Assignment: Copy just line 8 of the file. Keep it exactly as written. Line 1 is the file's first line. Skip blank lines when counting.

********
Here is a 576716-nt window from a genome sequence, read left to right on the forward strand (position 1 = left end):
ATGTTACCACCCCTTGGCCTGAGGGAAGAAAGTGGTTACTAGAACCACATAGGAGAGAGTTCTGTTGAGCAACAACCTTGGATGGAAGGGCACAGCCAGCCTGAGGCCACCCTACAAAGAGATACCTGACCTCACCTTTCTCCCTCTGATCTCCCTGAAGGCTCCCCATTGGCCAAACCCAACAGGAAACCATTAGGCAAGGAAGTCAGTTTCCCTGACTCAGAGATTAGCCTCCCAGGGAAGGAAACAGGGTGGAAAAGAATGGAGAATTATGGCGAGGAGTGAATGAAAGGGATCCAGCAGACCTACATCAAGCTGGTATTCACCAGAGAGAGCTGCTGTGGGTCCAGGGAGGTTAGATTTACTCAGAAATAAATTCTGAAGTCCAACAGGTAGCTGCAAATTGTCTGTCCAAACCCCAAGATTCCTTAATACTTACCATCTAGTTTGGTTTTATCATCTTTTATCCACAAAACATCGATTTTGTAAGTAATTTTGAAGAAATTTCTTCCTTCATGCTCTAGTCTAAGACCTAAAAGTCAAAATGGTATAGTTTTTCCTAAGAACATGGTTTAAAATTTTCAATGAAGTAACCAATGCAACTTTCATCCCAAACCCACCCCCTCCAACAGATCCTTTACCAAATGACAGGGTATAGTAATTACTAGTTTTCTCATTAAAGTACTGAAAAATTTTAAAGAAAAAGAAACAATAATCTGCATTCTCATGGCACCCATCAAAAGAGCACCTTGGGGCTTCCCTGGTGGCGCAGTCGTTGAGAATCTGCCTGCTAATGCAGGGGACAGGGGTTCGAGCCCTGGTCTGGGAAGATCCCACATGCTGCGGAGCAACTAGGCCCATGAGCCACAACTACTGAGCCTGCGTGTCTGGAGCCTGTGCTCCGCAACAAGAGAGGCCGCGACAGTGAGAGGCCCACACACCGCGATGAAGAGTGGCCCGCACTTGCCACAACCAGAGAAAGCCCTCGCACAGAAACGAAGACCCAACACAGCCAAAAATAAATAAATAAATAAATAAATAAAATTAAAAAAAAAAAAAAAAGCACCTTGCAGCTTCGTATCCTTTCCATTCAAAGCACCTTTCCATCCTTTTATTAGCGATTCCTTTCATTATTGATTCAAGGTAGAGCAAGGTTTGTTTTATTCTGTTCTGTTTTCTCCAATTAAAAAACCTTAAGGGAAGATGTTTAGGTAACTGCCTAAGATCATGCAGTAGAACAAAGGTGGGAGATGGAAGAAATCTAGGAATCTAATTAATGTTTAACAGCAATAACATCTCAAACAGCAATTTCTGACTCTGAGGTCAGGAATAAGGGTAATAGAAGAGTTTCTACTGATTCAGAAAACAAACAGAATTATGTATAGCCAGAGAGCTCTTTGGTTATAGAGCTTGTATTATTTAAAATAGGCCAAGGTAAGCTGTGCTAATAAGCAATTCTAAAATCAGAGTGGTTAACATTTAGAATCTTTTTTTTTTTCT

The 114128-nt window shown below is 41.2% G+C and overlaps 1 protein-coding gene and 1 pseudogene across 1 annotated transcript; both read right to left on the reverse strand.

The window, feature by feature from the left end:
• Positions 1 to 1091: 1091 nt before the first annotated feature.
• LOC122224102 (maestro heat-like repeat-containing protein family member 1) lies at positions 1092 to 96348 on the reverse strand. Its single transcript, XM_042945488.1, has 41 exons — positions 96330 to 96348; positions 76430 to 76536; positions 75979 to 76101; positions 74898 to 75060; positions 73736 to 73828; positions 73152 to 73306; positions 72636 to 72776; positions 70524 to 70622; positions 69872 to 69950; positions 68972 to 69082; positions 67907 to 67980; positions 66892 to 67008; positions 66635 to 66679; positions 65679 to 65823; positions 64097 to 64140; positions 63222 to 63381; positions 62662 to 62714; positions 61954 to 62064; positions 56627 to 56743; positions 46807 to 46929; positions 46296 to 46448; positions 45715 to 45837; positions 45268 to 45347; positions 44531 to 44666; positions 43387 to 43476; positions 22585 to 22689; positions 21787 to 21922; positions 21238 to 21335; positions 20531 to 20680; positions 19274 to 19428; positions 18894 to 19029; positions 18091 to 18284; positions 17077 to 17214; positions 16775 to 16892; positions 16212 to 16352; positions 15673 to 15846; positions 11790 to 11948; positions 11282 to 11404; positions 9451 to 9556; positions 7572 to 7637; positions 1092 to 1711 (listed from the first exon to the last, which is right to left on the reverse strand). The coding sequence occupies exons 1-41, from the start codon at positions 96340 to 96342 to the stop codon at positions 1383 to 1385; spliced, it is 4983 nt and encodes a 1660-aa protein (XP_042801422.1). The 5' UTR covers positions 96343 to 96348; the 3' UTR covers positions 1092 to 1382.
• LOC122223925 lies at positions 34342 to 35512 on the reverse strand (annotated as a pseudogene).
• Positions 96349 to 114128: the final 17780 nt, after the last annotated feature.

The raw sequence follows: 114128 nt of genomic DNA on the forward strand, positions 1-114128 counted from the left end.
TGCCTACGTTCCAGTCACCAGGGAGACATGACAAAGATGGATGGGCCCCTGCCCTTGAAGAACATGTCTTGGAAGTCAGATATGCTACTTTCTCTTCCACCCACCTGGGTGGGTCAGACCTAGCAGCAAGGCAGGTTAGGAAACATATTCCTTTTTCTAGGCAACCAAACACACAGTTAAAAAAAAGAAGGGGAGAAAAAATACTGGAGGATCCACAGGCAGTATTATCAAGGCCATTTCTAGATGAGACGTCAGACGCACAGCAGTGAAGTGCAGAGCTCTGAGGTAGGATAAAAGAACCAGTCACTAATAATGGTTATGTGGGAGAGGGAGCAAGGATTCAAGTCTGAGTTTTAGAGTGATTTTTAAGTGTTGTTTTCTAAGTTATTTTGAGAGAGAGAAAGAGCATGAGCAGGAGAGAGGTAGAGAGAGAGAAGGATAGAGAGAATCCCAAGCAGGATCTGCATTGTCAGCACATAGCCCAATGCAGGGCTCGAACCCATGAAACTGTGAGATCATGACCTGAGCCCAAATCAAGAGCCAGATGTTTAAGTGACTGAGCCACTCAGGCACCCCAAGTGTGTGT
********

• Positions 96349 to 114128: the final 17780 nt, after the last annotated feature.